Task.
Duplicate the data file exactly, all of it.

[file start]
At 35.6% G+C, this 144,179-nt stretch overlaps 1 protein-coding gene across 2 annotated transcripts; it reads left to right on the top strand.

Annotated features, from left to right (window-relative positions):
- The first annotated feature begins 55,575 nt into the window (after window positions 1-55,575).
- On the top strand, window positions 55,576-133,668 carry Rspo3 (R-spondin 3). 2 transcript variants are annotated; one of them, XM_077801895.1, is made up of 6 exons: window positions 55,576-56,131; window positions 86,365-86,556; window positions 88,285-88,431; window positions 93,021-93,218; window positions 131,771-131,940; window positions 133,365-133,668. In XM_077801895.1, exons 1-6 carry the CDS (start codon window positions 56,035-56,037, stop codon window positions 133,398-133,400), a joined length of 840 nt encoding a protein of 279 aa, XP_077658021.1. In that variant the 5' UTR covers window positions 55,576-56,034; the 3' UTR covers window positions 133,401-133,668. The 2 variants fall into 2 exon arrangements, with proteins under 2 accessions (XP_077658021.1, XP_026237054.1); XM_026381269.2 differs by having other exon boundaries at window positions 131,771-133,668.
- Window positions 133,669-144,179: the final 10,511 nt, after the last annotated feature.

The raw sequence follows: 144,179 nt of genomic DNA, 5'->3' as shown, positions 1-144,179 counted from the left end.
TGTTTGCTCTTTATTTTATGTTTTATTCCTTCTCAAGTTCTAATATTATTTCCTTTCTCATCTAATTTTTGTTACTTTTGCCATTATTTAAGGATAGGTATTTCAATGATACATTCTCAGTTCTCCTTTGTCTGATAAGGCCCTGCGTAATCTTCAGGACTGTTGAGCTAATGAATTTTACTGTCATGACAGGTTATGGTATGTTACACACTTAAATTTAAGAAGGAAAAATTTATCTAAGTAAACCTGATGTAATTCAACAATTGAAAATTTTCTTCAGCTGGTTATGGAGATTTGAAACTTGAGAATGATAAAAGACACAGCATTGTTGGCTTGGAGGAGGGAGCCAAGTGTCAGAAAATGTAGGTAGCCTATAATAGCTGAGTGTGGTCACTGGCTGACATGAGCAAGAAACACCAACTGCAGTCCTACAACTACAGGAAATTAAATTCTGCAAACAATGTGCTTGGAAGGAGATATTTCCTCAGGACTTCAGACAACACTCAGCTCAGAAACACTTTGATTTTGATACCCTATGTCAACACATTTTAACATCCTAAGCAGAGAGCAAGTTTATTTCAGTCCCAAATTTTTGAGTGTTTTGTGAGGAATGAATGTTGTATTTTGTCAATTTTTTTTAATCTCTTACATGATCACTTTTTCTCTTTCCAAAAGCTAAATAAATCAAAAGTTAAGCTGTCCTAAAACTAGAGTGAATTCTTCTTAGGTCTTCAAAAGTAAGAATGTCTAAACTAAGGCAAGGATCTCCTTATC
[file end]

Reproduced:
At 35.6% G+C, this 144,179-nt stretch overlaps 1 protein-coding gene across 2 annotated transcripts; it reads left to right on the top strand.

Annotated features, from left to right (window-relative positions):
- The first annotated feature begins 55,575 nt into the window (after window positions 1-55,575).
- On the top strand, window positions 55,576-133,668 carry Rspo3 (R-spondin 3). 2 transcript variants are annotated; one of them, XM_077801895.1, is made up of 6 exons: window positions 55,576-56,131; window positions 86,365-86,556; window positions 88,285-88,431; window positions 93,021-93,218; window positions 131,771-131,940; window positions 133,365-133,668. In XM_077801895.1, exons 1-6 carry the CDS (start codon window positions 56,035-56,037, stop codon window positions 133,398-133,400), a joined length of 840 nt encoding a protein of 279 aa, XP_077658021.1. In that variant the 5' UTR covers window positions 55,576-56,034; the 3' UTR covers window positions 133,401-133,668. The 2 variants fall into 2 exon arrangements, with proteins under 2 accessions (XP_077658021.1, XP_026237054.1); XM_026381269.2 differs by having other exon boundaries at window positions 131,771-133,668.
- Window positions 133,669-144,179: the final 10,511 nt, after the last annotated feature.

The raw sequence follows: 144,179 nt of genomic DNA, 5'->3' as shown, positions 1-144,179 counted from the left end.
TGTTTGCTCTTTATTTTATGTTTTATTCCTTCTCAAGTTCTAATATTATTTCCTTTCTCATCTAATTTTTGTTACTTTTGCCATTATTTAAGGATAGGTATTTCAATGATACATTCTCAGTTCTCCTTTGTCTGATAAGGCCCTGCGTAATCTTCAGGACTGTTGAGCTAATGAATTTTACTGTCATGACAGGTTATGGTATGTTACACACTTAAATTTAAGAAGGAAAAATTTATCTAAGTAAACCTGATGTAATTCAACAATTGAAAATTTTCTTCAGCTGGTTATGGAGATTTGAAACTTGAGAATGATAAAAGACACAGCATTGTTGGCTTGGAGGAGGGAGCCAAGTGTCAGAAAATGTAGGTAGCCTATAATAGCTGAGTGTGGTCACTGGCTGACATGAGCAAGAAACACCAACTGCAGTCCTACAACTACAGGAAATTAAATTCTGCAAACAATGTGCTTGGAAGGAGATATTTCCTCAGGACTTCAGACAACACTCAGCTCAGAAACACTTTGATTTTGATACCCTATGTCAACACATTTTAACATCCTAAGCAGAGAGCAAGTTTATTTCAGTCCCAAATTTTTGAGTGTTTTGTGAGGAATGAATGTTGTATTTTGTCAATTTTTTTTAATCTCTTACATGATCACTTTTTCTCTTTCCAAAAGCTAAATAAATCAAAAGTTAAGCTGTCCTAAAACTAGAGTGAATTCTTCTTAGGTCTTCAAAAGTAAGAATGTCTAAACTAAGGCAAGGATCTCCTTATC